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Buddhists/life is meaningless



I have a serious question about life. It seems to me that the activities we are doing everyday in life is meaningless to me. why are we having to go to study hard, working so hard and live so hard in life, if there is a certain thing for life which is Death. all activity in life seem meaningless to me?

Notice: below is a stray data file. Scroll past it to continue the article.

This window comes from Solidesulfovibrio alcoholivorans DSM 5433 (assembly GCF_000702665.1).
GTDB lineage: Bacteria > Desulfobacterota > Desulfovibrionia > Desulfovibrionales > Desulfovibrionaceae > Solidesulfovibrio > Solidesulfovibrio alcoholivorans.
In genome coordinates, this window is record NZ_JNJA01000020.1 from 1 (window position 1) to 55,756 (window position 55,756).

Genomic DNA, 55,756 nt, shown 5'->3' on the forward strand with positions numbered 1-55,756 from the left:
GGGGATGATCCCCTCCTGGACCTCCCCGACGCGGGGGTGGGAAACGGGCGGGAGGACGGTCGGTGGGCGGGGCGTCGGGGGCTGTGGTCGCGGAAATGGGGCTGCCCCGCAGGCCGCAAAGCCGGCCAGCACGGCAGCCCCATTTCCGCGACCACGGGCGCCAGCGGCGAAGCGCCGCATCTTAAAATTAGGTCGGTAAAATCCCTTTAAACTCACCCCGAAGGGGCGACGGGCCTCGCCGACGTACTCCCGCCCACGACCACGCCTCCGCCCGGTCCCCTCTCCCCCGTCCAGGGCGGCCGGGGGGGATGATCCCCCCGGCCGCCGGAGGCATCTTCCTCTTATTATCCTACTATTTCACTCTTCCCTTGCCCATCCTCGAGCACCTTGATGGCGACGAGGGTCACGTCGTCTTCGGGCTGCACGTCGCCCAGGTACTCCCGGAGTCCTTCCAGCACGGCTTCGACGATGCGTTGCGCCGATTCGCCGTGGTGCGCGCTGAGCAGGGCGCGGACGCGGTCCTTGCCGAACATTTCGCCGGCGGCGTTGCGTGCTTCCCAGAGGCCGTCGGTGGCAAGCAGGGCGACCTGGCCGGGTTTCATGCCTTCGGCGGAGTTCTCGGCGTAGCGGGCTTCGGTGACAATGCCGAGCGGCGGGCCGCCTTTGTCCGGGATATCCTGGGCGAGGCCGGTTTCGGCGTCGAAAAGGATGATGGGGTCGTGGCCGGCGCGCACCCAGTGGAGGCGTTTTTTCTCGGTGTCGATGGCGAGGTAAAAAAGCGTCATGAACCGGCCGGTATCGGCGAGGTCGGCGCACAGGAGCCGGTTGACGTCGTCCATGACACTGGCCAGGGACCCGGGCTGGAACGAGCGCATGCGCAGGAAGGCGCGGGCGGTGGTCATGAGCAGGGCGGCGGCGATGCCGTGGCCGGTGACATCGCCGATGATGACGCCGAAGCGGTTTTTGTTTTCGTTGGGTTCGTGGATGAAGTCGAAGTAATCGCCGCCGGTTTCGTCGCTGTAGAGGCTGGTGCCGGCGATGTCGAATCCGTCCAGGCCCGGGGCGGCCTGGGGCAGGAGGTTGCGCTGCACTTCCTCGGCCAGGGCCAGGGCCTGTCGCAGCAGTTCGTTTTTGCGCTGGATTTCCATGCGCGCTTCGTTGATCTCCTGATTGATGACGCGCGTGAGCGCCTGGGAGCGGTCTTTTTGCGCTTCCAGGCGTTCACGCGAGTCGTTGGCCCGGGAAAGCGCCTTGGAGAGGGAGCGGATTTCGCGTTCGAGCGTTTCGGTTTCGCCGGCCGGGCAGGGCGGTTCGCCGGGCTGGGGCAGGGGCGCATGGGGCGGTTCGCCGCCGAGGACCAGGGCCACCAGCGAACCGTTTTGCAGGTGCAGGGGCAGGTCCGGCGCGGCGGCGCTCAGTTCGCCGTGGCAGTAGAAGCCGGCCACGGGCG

But on the other hand what make feel good for being alive are the taste of my morning coffee or the sound of beautiful song which remind me the beauty of being alive.

Hope you understand my problem. and pls help me to solve it.

ANSWER: Hello Socheat,